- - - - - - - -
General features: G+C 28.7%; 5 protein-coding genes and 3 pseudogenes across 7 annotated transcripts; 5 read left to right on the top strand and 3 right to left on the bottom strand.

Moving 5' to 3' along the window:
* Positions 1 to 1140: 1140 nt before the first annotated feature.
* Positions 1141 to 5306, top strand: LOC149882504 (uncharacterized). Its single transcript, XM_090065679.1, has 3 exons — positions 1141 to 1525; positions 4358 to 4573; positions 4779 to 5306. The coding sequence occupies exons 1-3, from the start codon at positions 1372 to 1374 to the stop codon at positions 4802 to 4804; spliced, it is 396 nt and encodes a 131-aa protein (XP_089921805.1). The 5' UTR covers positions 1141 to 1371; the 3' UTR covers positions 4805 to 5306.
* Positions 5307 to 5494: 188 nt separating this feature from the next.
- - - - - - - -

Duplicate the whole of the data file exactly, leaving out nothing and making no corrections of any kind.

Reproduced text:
General features: G+C 28.7%; 5 protein-coding genes and 3 pseudogenes across 7 annotated transcripts; 5 read left to right on the top strand and 3 right to left on the bottom strand.

Moving 5' to 3' along the window:
* Positions 1 to 1140: 1140 nt before the first annotated feature.
* Positions 1141 to 5306, top strand: LOC149882504 (uncharacterized). Its single transcript, XM_090065679.1, has 3 exons — positions 1141 to 1525; positions 4358 to 4573; positions 4779 to 5306. The coding sequence occupies exons 1-3, from the start codon at positions 1372 to 1374 to the stop codon at positions 4802 to 4804; spliced, it is 396 nt and encodes a 131-aa protein (XP_089921805.1). The 5' UTR covers positions 1141 to 1371; the 3' UTR covers positions 4805 to 5306.
* Positions 5307 to 5494: 188 nt separating this feature from the next.